You criticise the sentence, "No he isn't," because of the missing comma. As this is within quotation marks, my view is that the comma suggest a thinkg response; the absence of a comma suggests a swift emotional, possibly unreasoned response.
What context is the phrase being used in? In precise, academic English, a comma would be required between the words "no" and "he", as they are two different statements (one is a negation of a previously stated fact, and the other is a descriptive statement). However, you'll often find the comma dropped in colloquial usage, even when published, for the reasons you stated in your original post.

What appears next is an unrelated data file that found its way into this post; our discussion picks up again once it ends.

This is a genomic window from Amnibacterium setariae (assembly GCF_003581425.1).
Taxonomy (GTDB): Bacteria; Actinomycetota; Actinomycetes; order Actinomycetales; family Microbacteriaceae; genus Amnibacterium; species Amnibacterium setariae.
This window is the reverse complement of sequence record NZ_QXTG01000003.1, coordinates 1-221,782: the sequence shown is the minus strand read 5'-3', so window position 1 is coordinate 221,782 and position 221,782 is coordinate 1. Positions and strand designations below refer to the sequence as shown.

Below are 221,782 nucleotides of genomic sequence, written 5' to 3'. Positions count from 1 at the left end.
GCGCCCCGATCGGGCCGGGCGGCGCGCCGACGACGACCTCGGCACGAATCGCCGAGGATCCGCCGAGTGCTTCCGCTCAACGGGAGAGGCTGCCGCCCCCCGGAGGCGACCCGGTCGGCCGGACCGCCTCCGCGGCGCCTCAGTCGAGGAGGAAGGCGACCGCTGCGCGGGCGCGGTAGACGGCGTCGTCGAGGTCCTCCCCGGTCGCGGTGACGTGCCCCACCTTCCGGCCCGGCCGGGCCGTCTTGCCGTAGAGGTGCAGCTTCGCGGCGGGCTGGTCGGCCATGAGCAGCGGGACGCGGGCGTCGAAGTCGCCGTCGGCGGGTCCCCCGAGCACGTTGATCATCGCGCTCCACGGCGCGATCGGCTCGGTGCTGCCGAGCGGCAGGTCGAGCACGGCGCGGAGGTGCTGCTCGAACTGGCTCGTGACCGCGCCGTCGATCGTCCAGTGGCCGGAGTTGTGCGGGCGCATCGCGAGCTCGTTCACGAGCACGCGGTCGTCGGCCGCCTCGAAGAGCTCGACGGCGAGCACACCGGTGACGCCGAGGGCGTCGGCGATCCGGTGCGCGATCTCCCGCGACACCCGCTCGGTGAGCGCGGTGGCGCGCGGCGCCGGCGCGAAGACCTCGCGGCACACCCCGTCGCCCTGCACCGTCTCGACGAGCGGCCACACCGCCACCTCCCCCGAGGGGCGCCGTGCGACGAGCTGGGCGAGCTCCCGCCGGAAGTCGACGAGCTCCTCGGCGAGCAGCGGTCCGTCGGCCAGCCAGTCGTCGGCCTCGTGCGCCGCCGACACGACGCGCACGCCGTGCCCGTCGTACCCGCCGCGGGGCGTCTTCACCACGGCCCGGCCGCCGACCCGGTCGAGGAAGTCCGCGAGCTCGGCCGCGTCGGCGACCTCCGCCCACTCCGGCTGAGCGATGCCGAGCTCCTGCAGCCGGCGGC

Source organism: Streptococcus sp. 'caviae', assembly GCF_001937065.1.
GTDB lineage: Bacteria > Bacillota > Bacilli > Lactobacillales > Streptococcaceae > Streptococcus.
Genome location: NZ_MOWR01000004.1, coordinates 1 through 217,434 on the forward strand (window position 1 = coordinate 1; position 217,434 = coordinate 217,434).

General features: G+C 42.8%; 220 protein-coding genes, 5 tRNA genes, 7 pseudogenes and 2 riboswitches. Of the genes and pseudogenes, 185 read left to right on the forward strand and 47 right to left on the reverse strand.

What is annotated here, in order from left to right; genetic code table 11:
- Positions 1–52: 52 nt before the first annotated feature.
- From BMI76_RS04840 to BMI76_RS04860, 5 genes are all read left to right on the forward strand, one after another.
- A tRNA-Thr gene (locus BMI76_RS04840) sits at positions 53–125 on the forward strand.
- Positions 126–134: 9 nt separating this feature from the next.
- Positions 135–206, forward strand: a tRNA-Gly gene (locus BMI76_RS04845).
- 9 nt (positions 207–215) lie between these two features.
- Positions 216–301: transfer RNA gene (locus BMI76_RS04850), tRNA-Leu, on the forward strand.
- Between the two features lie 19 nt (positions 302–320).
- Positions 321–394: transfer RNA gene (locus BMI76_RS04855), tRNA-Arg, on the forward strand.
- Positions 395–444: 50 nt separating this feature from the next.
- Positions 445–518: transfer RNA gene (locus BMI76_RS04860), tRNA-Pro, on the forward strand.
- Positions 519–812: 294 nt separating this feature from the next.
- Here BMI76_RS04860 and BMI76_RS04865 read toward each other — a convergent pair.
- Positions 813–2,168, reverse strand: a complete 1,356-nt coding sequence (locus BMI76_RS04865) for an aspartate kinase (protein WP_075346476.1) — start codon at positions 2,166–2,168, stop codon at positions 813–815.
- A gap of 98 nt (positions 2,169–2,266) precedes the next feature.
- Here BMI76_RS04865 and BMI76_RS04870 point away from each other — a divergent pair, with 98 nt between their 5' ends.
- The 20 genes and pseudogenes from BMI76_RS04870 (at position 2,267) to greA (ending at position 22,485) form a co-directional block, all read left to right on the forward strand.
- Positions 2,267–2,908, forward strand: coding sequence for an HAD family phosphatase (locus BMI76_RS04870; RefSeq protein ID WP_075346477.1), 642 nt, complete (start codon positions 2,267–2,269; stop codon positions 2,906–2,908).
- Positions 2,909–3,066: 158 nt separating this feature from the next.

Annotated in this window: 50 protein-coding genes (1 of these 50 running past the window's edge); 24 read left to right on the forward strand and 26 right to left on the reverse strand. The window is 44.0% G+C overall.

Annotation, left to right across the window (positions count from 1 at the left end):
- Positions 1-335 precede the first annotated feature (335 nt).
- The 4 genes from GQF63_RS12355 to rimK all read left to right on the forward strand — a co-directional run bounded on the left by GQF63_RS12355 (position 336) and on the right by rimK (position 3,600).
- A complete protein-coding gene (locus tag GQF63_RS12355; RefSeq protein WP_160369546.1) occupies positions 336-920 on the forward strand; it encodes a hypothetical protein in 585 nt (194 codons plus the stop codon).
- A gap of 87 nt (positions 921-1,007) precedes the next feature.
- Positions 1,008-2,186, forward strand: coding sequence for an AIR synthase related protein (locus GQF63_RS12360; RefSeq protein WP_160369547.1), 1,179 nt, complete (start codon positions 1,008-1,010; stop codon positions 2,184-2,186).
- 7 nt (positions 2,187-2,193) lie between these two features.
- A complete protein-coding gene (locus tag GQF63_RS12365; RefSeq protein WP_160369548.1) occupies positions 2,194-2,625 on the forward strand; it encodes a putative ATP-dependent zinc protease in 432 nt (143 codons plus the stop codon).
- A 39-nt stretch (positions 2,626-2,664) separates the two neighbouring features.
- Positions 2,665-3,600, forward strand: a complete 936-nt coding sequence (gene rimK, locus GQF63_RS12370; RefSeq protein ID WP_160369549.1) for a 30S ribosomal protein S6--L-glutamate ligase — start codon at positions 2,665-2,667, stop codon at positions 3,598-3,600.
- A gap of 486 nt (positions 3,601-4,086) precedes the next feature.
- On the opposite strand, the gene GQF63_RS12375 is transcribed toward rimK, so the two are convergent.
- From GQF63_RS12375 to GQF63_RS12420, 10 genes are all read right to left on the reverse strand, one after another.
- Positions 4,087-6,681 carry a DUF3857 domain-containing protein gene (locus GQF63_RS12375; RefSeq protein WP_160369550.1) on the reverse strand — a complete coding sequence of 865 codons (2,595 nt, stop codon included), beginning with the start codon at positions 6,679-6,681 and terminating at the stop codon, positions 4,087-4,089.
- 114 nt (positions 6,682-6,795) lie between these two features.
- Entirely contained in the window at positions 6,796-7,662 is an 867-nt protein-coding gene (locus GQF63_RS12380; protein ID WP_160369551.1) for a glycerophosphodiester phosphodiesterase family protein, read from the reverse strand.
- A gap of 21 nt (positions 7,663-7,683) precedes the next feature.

|link comment||answered Jul 20 '13 at 21:43 Alex Gebethner New member|
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